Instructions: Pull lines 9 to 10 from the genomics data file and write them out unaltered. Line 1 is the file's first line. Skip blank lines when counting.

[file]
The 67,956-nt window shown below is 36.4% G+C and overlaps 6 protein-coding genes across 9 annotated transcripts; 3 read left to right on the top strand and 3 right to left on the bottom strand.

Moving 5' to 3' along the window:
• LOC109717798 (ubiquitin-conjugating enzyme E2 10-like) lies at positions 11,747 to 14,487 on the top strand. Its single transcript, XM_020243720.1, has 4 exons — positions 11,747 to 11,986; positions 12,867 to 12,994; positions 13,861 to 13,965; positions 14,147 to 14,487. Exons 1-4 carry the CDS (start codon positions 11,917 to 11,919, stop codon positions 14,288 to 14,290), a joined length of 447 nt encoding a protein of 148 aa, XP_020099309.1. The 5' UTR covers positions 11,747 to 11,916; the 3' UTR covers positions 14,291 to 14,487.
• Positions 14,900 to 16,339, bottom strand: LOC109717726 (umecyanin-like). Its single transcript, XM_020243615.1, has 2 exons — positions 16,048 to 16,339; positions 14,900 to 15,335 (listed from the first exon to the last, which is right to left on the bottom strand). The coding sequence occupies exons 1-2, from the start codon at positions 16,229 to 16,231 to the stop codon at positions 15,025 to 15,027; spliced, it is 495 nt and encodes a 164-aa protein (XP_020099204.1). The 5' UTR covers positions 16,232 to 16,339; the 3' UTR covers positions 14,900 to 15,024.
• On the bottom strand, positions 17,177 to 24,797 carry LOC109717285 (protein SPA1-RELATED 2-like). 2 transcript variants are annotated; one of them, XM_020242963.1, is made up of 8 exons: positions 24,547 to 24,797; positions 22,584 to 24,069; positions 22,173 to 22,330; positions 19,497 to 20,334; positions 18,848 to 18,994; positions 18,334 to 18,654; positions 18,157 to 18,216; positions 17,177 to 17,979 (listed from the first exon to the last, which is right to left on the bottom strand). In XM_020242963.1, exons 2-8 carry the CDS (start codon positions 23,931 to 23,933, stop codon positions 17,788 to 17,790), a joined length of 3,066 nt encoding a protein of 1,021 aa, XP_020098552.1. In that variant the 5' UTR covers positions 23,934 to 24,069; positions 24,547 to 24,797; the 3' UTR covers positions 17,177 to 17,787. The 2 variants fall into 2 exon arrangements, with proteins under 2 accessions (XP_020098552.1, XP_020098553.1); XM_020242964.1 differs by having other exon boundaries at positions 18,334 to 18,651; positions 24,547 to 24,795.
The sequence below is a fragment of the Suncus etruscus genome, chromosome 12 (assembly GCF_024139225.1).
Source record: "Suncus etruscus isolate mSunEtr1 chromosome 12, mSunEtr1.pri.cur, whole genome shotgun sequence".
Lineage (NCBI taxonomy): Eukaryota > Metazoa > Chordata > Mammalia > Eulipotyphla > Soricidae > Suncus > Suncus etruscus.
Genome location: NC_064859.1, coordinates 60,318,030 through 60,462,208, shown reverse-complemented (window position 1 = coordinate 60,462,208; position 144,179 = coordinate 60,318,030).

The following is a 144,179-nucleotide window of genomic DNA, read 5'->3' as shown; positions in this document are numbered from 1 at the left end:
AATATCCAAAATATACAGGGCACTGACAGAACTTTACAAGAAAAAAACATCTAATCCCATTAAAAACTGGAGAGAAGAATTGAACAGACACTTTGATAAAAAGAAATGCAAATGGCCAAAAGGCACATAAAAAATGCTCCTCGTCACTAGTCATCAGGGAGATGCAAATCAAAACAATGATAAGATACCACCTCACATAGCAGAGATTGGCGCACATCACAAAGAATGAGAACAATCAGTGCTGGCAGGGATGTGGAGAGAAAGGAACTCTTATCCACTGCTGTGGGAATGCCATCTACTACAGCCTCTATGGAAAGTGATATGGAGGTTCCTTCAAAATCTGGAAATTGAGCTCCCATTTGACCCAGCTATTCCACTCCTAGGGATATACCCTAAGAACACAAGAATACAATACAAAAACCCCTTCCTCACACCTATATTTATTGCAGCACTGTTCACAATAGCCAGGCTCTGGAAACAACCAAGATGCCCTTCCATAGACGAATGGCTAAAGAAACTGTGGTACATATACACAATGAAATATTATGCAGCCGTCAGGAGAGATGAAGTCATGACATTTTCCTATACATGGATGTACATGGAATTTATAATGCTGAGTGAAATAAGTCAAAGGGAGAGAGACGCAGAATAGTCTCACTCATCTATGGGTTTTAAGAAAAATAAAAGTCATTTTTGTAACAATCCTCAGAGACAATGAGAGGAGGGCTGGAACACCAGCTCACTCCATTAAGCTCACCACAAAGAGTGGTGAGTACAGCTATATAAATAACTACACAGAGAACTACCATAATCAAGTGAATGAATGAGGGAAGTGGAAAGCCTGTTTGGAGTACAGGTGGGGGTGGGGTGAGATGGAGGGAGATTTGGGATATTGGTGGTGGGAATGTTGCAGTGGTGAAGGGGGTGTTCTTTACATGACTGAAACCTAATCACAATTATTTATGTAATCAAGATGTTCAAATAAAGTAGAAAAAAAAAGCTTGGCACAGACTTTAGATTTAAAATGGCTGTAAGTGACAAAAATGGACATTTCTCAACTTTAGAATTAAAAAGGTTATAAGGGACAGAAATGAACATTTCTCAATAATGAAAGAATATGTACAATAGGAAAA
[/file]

Genome location: NC_064859.1, coordinates 60,318,030 through 60,462,208, shown reverse-complemented (window position 1 = coordinate 60,462,208; position 144,179 = coordinate 60,318,030).

The following is a 144,179-nucleotide window of genomic DNA, read 5'->3' as shown; positions in this document are numbered from 1 at the left end: